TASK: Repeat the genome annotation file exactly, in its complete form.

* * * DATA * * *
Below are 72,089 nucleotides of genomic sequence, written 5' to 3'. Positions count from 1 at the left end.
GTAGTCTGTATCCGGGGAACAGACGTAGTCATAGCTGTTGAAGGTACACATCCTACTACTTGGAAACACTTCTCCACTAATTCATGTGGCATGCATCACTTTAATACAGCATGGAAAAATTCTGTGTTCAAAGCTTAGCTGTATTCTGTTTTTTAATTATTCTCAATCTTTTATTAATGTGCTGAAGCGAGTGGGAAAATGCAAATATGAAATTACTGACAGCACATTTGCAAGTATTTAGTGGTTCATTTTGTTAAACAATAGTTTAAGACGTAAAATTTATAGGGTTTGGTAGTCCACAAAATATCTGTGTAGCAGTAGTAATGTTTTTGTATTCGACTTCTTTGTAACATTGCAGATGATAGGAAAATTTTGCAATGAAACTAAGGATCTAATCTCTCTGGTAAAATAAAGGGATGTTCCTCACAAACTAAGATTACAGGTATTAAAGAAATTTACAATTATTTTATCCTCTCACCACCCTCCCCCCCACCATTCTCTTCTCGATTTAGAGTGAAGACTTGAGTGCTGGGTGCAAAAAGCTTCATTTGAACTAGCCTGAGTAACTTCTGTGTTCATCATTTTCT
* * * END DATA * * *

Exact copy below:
Below are 72,089 nucleotides of genomic sequence, written 5' to 3'. Positions count from 1 at the left end.
GTAGTCTGTATCCGGGGAACAGACGTAGTCATAGCTGTTGAAGGTACACATCCTACTACTTGGAAACACTTCTCCACTAATTCATGTGGCATGCATCACTTTAATACAGCATGGAAAAATTCTGTGTTCAAAGCTTAGCTGTATTCTGTTTTTTAATTATTCTCAATCTTTTATTAATGTGCTGAAGCGAGTGGGAAAATGCAAATATGAAATTACTGACAGCACATTTGCAAGTATTTAGTGGTTCATTTTGTTAAACAATAGTTTAAGACGTAAAATTTATAGGGTTTGGTAGTCCACAAAATATCTGTGTAGCAGTAGTAATGTTTTTGTATTCGACTTCTTTGTAACATTGCAGATGATAGGAAAATTTTGCAATGAAACTAAGGATCTAATCTCTCTGGTAAAATAAAGGGATGTTCCTCACAAACTAAGATTACAGGTATTAAAGAAATTTACAATTATTTTATCCTCTCACCACCCTCCCCCCCACCATTCTCTTCTCGATTTAGAGTGAAGACTTGAGTGCTGGGTGCAAAAAGCTTCATTTGAACTAGCCTGAGTAACTTCTGTGTTCATCATTTTCT